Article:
The suffragettes, Gandhi and the African National Congress all promoted ideas which differed from the established ‘centre ground’; votes for women, ending British Colonialism and the abolition of apartheid.
The centre ground also does not mean retaining the status quo – therefore in order to keep up with the centre ground, opposition parties have to keep moving the goalposts – in 1998 the centre ground favour University tuition fees of £1000 a year – now it supports £9000 ones.
One reason I am drawn to minor political parties is they are indifferent to personal power – they want to shape the agenda, nothing else. Minor political parties can inspire government policy – it’s hard to imagine the conservative party introducing a referendum on EU membership, without the rise of UKIP – and the mainstream parties only became interested in the environment following the green party surge in the 1989 elections to the European Parliament.
I am amongst the third of the (participating) electorate that neither vote Labour nor Conservative (myself included). Personally speaking I do not vote Conservative as they have become too harsh on welfare recipients. The idea I am deterred from voting for the labour party because of them being insufficiently right wing, is a very strange one (after all if I wanted a right wing, pro tax dodgers, anti-poor people party I would just vote Conservative or UKIP).
I never voted for Blair and I would not vote for Corbyn (I consider Blair too harsh on welfare, a euro-fanatic).
One reason I support proportional representation, is that it would lead to smaller parties – if we had proportional representation Corbyn would not be fighting for the leadership of the Labour party – more likely a socialist party. A post election socialist party led by Corbyn and a post election labour party led by Burnham would work together and find common ground – as senior members of a single party they cause the party to implode. Arguably smaller principled parties could have a role in government with bigger parties who whore themselves to Murdoch and the Daily Mail.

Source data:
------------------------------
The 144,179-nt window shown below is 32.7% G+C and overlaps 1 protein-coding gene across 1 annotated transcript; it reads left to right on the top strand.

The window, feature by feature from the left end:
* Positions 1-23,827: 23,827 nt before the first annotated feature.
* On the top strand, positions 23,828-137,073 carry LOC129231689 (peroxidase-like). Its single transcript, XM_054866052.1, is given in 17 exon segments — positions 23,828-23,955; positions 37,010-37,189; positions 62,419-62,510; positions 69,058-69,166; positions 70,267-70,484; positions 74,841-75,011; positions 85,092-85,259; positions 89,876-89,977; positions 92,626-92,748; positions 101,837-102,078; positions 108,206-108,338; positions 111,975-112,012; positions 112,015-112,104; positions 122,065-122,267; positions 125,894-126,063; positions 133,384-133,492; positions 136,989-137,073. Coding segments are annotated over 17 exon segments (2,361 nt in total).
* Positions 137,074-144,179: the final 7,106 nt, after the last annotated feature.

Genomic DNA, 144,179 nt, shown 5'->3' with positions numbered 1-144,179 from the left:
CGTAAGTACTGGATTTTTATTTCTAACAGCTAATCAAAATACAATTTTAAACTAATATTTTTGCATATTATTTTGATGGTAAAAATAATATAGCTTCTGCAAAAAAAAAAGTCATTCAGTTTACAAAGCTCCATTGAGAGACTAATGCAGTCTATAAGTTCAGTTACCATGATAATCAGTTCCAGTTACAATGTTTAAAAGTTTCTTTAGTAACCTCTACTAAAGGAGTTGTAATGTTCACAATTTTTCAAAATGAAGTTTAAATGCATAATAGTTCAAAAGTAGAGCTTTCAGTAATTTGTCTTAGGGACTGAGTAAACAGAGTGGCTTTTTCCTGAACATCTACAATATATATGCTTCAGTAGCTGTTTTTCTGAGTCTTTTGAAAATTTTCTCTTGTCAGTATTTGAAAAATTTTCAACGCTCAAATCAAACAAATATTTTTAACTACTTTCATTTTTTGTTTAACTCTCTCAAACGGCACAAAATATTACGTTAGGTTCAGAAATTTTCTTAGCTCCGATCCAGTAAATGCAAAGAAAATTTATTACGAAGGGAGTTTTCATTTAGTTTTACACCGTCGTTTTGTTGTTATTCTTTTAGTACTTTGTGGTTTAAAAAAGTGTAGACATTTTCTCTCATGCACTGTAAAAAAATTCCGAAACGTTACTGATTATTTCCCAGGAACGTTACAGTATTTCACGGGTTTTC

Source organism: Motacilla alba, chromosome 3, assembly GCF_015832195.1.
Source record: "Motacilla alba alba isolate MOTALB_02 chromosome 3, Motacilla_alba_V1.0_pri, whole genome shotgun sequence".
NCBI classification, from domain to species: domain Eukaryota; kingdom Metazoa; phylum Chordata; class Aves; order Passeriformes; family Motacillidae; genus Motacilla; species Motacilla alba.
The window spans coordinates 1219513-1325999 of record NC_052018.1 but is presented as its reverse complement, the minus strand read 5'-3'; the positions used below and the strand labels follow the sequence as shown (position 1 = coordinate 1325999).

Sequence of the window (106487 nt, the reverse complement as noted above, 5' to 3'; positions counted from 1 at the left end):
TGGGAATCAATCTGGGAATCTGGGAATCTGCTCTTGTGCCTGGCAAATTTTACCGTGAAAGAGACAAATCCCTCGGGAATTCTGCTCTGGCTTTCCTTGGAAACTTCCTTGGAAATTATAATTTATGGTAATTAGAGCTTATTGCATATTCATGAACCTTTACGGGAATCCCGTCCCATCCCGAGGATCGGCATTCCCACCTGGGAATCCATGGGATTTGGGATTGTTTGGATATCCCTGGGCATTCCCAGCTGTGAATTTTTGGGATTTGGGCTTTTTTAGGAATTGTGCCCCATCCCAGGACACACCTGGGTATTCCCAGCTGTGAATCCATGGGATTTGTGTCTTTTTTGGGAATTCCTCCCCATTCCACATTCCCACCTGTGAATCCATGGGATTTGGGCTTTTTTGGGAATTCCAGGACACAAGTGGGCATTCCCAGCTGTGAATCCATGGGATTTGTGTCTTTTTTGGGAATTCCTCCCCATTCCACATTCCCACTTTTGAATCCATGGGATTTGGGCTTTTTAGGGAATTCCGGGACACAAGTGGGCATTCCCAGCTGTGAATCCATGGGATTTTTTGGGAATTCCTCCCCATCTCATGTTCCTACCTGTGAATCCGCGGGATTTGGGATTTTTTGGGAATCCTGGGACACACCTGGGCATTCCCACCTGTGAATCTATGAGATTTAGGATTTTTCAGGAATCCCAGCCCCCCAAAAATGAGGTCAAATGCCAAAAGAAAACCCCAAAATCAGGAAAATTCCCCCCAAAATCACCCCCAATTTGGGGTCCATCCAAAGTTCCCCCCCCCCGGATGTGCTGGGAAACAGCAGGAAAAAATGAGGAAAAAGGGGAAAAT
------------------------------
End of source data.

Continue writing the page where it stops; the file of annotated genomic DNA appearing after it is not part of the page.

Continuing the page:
I understand the need for compromise – but compromise should be based on reality – government bills should be thrashed out based on what would be a good idea for the nation, instead of what the government thinks it can get away with. Cabinet Ministers should not be bound by collective responsibility and no MP should have to kowtow to whips.
Corbynmania is sweeping through the Labour Party. It will not however sweep through Britain like New Labour. Corbyn cannot be Prime Minister for the following reasons:
1. Being re-elected in Islington North is meaningless
Corbyn cites his electoral history in his constituency as ‘proof’ of his electability. Unfortunately for Corbyn and his supporters, there is little to suggest that this will result in an electoral victory for Labour at the next general election. In fact the evidence suggests the opposite. In 2001 William Hague, the leader of the Conservative Party, increased his constituency majority by over 10%. Throughout the country however this translated into a net increase for the Conservative party of a single seat. Being re-elected in a constituency, held by the Labour Party since the 1930s (barring a brief blip when the sitting MP defected to the SDP), is not a testimony of electoral credibility. Political parties do not win general elections based on performance in their safe seats – marginal seats are were elections are won (coupled with surprise victories in constituencies, thought to be safely held by their rivals). Blair’s scalps included seats held by Michael Portillo and David Mellor. These seats were later regained by the Conservative Party.
2. This is not the first time Labour has tried to beat Thatcherism with an extreme socialist